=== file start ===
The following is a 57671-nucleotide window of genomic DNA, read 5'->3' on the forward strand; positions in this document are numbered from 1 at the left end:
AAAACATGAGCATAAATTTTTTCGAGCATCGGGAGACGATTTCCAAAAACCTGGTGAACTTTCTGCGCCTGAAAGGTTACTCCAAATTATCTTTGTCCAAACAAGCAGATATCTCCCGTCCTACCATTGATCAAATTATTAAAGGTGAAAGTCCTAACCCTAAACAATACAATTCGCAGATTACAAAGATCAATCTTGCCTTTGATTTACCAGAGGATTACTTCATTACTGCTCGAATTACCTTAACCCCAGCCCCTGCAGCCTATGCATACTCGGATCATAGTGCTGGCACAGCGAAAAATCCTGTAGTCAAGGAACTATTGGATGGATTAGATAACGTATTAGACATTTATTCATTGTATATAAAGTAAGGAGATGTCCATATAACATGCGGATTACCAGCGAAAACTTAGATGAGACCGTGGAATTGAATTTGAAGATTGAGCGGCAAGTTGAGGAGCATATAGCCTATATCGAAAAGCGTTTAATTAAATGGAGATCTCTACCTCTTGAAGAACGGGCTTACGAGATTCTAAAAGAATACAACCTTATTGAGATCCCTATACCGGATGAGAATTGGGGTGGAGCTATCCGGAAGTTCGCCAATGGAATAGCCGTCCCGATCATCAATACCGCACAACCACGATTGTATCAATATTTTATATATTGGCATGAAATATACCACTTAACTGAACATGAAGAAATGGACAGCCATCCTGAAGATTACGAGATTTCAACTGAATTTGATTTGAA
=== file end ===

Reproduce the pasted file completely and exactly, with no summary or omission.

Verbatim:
The following is a 57671-nucleotide window of genomic DNA, read 5'->3' on the forward strand; positions in this document are numbered from 1 at the left end:
AAAACATGAGCATAAATTTTTTCGAGCATCGGGAGACGATTTCCAAAAACCTGGTGAACTTTCTGCGCCTGAAAGGTTACTCCAAATTATCTTTGTCCAAACAAGCAGATATCTCCCGTCCTACCATTGATCAAATTATTAAAGGTGAAAGTCCTAACCCTAAACAATACAATTCGCAGATTACAAAGATCAATCTTGCCTTTGATTTACCAGAGGATTACTTCATTACTGCTCGAATTACCTTAACCCCAGCCCCTGCAGCCTATGCATACTCGGATCATAGTGCTGGCACAGCGAAAAATCCTGTAGTCAAGGAACTATTGGATGGATTAGATAACGTATTAGACATTTATTCATTGTATATAAAGTAAGGAGATGTCCATATAACATGCGGATTACCAGCGAAAACTTAGATGAGACCGTGGAATTGAATTTGAAGATTGAGCGGCAAGTTGAGGAGCATATAGCCTATATCGAAAAGCGTTTAATTAAATGGAGATCTCTACCTCTTGAAGAACGGGCTTACGAGATTCTAAAAGAATACAACCTTATTGAGATCCCTATACCGGATGAGAATTGGGGTGGAGCTATCCGGAAGTTCGCCAATGGAATAGCCGTCCCGATCATCAATACCGCACAACCACGATTGTATCAATATTTTATATATTGGCATGAAATATACCACTTAACTGAACATGAAGAAATGGACAGCCATCCTGAAGATTACGAGATTTCAACTGAATTTGATTTGAA